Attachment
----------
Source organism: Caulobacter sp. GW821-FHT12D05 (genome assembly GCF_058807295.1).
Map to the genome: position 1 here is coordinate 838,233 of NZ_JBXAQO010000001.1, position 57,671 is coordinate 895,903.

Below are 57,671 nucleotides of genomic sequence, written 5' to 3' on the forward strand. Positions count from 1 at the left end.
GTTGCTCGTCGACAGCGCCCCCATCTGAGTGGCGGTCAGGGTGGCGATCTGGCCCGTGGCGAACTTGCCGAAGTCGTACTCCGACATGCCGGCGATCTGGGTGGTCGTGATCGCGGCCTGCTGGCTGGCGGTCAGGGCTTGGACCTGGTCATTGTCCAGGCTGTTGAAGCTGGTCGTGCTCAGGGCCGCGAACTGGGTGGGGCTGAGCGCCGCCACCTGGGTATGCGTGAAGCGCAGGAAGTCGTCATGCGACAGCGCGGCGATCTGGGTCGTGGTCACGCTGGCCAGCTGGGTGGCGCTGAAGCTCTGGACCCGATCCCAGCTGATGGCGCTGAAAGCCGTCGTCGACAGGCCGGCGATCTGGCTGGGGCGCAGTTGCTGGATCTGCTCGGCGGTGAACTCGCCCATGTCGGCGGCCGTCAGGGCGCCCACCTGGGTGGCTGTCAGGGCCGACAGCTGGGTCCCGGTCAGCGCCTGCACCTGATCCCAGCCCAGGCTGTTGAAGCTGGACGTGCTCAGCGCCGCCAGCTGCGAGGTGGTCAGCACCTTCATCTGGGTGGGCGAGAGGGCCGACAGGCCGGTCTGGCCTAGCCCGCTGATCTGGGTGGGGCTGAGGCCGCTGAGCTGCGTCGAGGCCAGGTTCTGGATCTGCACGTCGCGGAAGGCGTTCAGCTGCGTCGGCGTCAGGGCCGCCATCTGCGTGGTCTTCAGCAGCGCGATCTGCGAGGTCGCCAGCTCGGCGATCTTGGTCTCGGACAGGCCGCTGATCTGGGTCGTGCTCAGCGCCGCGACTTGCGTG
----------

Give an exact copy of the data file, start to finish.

Source organism: Caulobacter sp. GW821-FHT12D05 (genome assembly GCF_058807295.1).
Map to the genome: position 1 here is coordinate 838,233 of NZ_JBXAQO010000001.1, position 57,671 is coordinate 895,903.

Below are 57,671 nucleotides of genomic sequence, written 5' to 3' on the forward strand. Positions count from 1 at the left end.
GTTGCTCGTCGACAGCGCCCCCATCTGAGTGGCGGTCAGGGTGGCGATCTGGCCCGTGGCGAACTTGCCGAAGTCGTACTCCGACATGCCGGCGATCTGGGTGGTCGTGATCGCGGCCTGCTGGCTGGCGGTCAGGGCTTGGACCTGGTCATTGTCCAGGCTGTTGAAGCTGGTCGTGCTCAGGGCCGCGAACTGGGTGGGGCTGAGCGCCGCCACCTGGGTATGCGTGAAGCGCAGGAAGTCGTCATGCGACAGCGCGGCGATCTGGGTCGTGGTCACGCTGGCCAGCTGGGTGGCGCTGAAGCTCTGGACCCGATCCCAGCTGATGGCGCTGAAAGCCGTCGTCGACAGGCCGGCGATCTGGCTGGGGCGCAGTTGCTGGATCTGCTCGGCGGTGAACTCGCCCATGTCGGCGGCCGTCAGGGCGCCCACCTGGGTGGCTGTCAGGGCCGACAGCTGGGTCCCGGTCAGCGCCTGCACCTGATCCCAGCCCAGGCTGTTGAAGCTGGACGTGCTCAGCGCCGCCAGCTGCGAGGTGGTCAGCACCTTCATCTGGGTGGGCGAGAGGGCCGACAGGCCGGTCTGGCCTAGCCCGCTGATCTGGGTGGGGCTGAGGCCGCTGAGCTGCGTCGAGGCCAGGTTCTGGATCTGCACGTCGCGGAAGGCGTTCAGCTGCGTCGGCGTCAGGGCCGCCATCTGCGTGGTCTTCAGCAGCGCGATCTGCGAGGTCGCCAGCTCGGCGATCTTGGTCTCGGACAGGCCGCTGATCTGGGTCGTGCTCAGCGCCGCGACTTGCGTG